Although the sensations of the humidity in the Amazon and the fragrance of cherry blossoms in Kyoto has faded in my memory, my sense of these places remains with me. The “World” section of the New York Times is no longer full of unheard of cities and far away continents that exist only as an abstraction in my mind. Instead, these are places just like the ones I’ve traveled to, or in many cases, places I’ve actually been. The difference this makes between skimming over a seemingly irrelevant article and getting involved in a global cause is profound. I can no longer put my head into the sand or stay within my bubble. I have permanently become a member of our global society, and although I might be distant from the troubles and triumphs of faraway lands I now recognize what a interconnected planet we live on.
Part of my newly realized life in a interconnected world is embracing different viewpoints. I’d like to think that I was never “close-minded” or I wouldn’t have undertaken such a diverse and wide-reaching adventure in the first place, but Semester at Sea has definitely given me a new-found appreciation for diversity. 105 days after Semester at Sea, I am more compassionate about the shooting in a Sikh temple and I am more disdainful towards Chick-fil-a than I was before my voyage. On Semester at Sea I witnessed so many different styles of living and although I am no longer awoken by the Muslim call to prayer at dawn and my tongue has fully recovered from the scorch of Vietnamese cuisine I have realized that we cannot continue as collective world undermining the choices each of us make about how to live our lives.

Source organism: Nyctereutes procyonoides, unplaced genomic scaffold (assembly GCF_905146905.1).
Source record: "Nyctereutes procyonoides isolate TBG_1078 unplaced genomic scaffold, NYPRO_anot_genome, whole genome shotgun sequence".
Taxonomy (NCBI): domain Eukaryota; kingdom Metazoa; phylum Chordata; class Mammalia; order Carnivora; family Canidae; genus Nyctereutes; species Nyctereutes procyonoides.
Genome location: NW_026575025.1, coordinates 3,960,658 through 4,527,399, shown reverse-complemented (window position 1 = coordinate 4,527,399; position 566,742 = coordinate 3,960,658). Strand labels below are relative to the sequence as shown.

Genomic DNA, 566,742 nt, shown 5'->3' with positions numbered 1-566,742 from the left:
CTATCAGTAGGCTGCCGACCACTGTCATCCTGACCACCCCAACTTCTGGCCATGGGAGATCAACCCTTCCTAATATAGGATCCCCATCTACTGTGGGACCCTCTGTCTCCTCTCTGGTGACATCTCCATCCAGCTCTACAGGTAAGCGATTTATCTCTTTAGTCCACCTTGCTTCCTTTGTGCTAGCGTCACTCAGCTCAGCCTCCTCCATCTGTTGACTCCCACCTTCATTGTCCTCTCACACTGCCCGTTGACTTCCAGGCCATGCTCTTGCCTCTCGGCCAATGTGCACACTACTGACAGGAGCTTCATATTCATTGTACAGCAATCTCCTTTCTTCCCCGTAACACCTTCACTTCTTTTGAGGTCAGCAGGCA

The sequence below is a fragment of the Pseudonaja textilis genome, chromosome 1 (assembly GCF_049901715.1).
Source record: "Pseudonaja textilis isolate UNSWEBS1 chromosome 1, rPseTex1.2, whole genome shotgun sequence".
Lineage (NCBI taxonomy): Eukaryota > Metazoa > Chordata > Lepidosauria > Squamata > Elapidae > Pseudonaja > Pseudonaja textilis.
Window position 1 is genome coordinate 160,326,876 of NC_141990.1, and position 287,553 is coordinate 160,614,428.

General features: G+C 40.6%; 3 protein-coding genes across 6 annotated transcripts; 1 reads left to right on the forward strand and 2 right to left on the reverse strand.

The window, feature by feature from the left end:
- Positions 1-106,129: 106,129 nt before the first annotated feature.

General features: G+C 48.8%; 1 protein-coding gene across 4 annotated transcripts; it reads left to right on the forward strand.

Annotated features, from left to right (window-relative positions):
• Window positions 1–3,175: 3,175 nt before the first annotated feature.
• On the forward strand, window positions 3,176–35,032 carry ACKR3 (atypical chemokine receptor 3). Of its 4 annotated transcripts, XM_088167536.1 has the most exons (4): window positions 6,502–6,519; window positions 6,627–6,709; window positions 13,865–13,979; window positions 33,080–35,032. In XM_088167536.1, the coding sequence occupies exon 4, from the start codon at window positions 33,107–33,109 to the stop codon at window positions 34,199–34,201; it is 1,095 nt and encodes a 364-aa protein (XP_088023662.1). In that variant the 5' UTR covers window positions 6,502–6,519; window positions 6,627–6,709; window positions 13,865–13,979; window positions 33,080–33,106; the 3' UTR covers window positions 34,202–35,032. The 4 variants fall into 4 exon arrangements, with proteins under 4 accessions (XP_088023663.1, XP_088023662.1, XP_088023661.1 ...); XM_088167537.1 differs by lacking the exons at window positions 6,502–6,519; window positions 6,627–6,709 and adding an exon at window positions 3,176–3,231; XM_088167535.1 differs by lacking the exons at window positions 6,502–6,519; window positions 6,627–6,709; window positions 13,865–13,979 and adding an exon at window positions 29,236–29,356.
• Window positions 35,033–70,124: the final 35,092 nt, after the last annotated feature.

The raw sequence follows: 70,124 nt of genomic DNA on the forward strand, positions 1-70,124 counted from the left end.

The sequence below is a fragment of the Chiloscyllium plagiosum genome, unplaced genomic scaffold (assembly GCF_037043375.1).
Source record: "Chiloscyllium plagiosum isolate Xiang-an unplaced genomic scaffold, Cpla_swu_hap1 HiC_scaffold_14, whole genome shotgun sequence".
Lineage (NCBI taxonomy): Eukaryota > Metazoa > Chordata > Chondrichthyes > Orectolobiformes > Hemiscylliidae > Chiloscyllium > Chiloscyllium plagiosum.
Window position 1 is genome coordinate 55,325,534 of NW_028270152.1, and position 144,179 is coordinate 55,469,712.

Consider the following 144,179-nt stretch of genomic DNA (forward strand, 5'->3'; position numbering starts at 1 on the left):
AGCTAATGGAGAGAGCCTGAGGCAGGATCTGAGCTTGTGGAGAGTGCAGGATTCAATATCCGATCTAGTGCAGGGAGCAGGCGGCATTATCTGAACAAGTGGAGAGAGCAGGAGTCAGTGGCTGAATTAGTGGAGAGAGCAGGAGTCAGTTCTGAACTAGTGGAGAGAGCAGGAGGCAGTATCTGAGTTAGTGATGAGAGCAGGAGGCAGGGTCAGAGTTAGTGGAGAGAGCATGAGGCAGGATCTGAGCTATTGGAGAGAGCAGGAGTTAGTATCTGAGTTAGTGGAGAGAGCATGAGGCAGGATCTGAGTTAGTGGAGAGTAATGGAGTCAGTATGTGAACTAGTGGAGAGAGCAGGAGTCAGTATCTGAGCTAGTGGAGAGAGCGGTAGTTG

My lust for travel has not wavered since debarkation. Since then I’ve done my homework and I realize it isn’t feasible for me to spend another semester at sea (darn it), but I am pursuing other channels through which to see the world. This fall I will apply to spend the Spring 2013 semester in Hyderabad, India, and it is my hope that I might be able to supplement it with either some backpacking over winter break or an internship overseas after the semester is through.
In terms of my Semester at Sea family, the outcome has been as I had expected. There are a few people that I remain in regular contact with, and there are also others that I remain in touch with occasionally when I happen to be in their area or they in mine. The Semester at Sea alumni tree has already borne fruit for me, as I made a new SAS friend at the New York City welcome home/ bon voyage reception. Semester at Sea draws together a group of similarly open minds, and even if you do not benefit from the experience of a voyage spent together, the common interest in becoming a global citizen can easily serve as a sufficient platform to build a new relationship.